CORPUS CHRISTI, Texas — It was a phone call at about 1 a.m. that alerted Portland Police Department Chief Mark Cory to a situation on Escondido Street and Pacific Drive.
It was a call Cory said he and other officers expected to be a welfare check after suspect Roel Garza hung up the phone abruptly.
But it was anything but a welfare check after Cory and his officers discovered a gruesome scene. There were three dead bodies, those of a family: Roel Garza, Jennifer Phillips, and their 5-year-old son Eli Garza.
“Even if you knew you were responding to that type of call, it’s still difficult, but it’s more so if you’re not anticipating what you’re walking in on,” Cory said.
After those traumatic events Cory had another tough task: inform family members that their loved ones have died.
“It’s a difficult mission to be given to go deliver that message to somebody that they just lost a loved one,” he said.
Cory said he’s had a multitude of reactions from people when he’s told them the tragic news. He said people have slammed the door in his face, fainted and fallen to their knees.
Seeing tragic events, however, was not new to Cory when he joined law enforcement more than three decades ago. He was in the United States Army Infantry where he saw people die in war.
“Having been in the United States Army Infantry, where that is our main purpose, that’s our purpose, our sole purpose, is to eliminate and kill the enemy," Cory said. "In law enforcement, our job is to save lives and to help the community. It’s much more difficult to deal with and see that."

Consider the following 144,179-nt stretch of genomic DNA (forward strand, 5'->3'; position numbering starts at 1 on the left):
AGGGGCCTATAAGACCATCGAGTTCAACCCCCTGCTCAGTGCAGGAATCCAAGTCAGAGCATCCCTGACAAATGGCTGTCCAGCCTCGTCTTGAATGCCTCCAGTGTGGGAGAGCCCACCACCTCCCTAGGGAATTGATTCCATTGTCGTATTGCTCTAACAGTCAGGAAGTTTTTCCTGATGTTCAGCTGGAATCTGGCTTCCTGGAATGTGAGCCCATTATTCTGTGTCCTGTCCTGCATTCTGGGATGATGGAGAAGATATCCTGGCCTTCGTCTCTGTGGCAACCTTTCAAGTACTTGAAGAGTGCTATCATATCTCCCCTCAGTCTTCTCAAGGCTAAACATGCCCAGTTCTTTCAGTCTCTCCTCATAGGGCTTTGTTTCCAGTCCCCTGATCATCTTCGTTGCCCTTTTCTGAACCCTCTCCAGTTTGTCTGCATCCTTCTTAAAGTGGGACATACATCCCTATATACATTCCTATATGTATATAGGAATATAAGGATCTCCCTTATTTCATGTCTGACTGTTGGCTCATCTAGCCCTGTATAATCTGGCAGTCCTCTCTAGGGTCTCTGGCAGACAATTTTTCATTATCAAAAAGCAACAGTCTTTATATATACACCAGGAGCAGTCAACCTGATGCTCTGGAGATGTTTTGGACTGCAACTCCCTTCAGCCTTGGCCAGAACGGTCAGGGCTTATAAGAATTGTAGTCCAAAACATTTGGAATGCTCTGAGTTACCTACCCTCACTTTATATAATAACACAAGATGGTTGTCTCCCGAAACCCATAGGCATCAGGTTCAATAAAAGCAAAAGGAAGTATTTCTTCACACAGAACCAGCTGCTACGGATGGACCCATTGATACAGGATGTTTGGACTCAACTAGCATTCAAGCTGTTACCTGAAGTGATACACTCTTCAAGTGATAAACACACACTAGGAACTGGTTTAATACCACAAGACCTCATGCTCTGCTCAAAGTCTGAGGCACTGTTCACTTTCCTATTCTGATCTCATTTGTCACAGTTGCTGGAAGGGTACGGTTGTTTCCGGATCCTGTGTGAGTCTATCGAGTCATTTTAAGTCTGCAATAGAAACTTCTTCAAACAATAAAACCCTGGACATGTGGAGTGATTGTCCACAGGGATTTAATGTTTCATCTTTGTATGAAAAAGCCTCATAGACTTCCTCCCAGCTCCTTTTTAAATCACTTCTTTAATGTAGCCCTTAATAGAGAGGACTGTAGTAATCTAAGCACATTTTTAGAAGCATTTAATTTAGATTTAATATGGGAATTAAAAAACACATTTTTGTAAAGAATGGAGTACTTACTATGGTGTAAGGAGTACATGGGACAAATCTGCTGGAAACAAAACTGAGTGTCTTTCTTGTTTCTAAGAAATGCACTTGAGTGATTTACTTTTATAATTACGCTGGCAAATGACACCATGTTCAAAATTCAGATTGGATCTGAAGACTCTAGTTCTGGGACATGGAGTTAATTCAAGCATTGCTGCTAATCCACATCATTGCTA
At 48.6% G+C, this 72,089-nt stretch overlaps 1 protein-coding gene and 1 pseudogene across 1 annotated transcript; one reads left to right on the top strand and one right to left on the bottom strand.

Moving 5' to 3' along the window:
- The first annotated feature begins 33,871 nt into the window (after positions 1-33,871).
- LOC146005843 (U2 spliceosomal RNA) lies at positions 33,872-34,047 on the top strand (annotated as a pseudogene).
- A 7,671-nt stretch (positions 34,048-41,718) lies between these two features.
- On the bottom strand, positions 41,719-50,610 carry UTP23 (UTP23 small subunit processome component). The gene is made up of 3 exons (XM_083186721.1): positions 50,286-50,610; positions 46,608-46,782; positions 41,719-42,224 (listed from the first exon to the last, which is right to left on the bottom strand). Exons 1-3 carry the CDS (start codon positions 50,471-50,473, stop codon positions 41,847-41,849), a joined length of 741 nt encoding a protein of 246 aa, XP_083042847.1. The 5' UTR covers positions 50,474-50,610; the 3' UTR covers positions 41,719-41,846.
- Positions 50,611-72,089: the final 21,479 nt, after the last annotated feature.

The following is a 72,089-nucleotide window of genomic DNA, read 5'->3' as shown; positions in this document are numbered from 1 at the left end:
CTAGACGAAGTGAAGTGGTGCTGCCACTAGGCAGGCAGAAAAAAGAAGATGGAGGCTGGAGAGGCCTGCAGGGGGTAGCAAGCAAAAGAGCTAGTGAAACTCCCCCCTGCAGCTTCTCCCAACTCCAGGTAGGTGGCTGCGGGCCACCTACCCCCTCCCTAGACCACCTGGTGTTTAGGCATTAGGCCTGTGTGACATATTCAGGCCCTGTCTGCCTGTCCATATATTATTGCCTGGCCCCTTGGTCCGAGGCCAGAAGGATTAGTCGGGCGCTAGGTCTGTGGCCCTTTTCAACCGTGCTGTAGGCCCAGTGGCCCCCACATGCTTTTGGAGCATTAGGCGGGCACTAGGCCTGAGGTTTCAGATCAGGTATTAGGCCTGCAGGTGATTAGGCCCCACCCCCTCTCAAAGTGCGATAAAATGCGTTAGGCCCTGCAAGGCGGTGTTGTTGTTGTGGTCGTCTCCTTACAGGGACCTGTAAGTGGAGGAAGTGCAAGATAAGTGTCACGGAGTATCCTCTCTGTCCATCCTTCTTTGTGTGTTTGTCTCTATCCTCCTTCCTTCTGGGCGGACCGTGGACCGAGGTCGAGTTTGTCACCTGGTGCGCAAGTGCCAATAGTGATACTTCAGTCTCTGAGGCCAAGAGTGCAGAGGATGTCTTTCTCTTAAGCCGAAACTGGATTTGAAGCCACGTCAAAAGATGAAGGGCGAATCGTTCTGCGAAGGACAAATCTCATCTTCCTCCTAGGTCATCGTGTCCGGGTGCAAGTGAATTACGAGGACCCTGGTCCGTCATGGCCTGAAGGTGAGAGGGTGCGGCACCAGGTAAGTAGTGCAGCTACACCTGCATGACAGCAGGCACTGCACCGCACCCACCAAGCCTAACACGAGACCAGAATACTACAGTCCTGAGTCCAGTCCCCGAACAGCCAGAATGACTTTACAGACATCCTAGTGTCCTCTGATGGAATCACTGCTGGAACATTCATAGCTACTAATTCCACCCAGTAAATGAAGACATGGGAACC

Cory said he’s had sleepless nights after the double homicide-suicide, but he said he still looks forward to going to work every single day.
“Those 1 percent of critical incidences that leaves a scar on you, but we look to those 99 percent of those good times and those good outcomes to overcome, to help us overcome those one percent of very critical incidences, difficult times that we have to deal with in this career,” Cory said.
However, officers don’t have to go through these tough times alone. The Portland Police Department is partnered with the Coastal Bend Regional Advisory Council’s Critical Instant Stress Management team to help them find ways to cope with seeing traumatic incidents.
“We discuss what occurred and we help to stabilize the situation and we want to acknowledge the crisis that occurred and then help everyone that’s in that process understand it,” said Patricia Arnold, the committee chair for the team.
The program also offers chaplain services and gives officers the chance to become an ordained minister.
The Portland Police Department’s detective sergeant, Terrell Elliott, is one of those ordained ministers and said he prays with families out on the scene.
“It’s more important to take care of everybody else when you’re a first responder but you generally don’t take care of self,” Elliott said.
During traumatic events, there is no time to prepare for the incident when going out on to the scene, Elliott said. And if an incident involves a child, like the double homicide-suicide in Portland, as a father, he feels for the family.
Elliott said one of the hardest parts about the job is that people don’t realize law enforcement also has feelings that they have to cope with.
“But at the end of the day there’s a person inside that uniform that has to deal with the emotional impact and psychological impact of the incident just like any other person would,” he said.